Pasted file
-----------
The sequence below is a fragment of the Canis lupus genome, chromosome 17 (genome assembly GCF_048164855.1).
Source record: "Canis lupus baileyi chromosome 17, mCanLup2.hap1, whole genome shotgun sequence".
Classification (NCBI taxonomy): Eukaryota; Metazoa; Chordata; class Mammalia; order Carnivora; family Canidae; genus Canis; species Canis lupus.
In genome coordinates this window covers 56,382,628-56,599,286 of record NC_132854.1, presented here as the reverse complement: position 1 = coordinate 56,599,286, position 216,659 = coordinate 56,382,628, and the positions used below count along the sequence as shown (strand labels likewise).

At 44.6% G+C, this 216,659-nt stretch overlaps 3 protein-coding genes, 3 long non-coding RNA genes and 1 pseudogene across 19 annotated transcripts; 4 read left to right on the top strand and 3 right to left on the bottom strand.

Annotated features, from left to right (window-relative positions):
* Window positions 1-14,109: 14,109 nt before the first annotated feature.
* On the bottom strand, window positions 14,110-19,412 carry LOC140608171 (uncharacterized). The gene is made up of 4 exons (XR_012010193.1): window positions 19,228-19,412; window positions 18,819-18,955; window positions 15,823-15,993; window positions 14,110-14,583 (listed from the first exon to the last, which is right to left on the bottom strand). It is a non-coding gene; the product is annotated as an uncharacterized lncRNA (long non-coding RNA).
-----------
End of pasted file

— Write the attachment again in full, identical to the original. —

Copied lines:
The sequence below is a fragment of the Canis lupus genome, chromosome 17 (genome assembly GCF_048164855.1).
Source record: "Canis lupus baileyi chromosome 17, mCanLup2.hap1, whole genome shotgun sequence".
Classification (NCBI taxonomy): Eukaryota; Metazoa; Chordata; class Mammalia; order Carnivora; family Canidae; genus Canis; species Canis lupus.
In genome coordinates this window covers 56,382,628-56,599,286 of record NC_132854.1, presented here as the reverse complement: position 1 = coordinate 56,599,286, position 216,659 = coordinate 56,382,628, and the positions used below count along the sequence as shown (strand labels likewise).

At 44.6% G+C, this 216,659-nt stretch overlaps 3 protein-coding genes, 3 long non-coding RNA genes and 1 pseudogene across 19 annotated transcripts; 4 read left to right on the top strand and 3 right to left on the bottom strand.

Annotated features, from left to right (window-relative positions):
* Window positions 1-14,109: 14,109 nt before the first annotated feature.
* On the bottom strand, window positions 14,110-19,412 carry LOC140608171 (uncharacterized). The gene is made up of 4 exons (XR_012010193.1): window positions 19,228-19,412; window positions 18,819-18,955; window positions 15,823-15,993; window positions 14,110-14,583 (listed from the first exon to the last, which is right to left on the bottom strand). It is a non-coding gene; the product is annotated as an uncharacterized lncRNA (long non-coding RNA).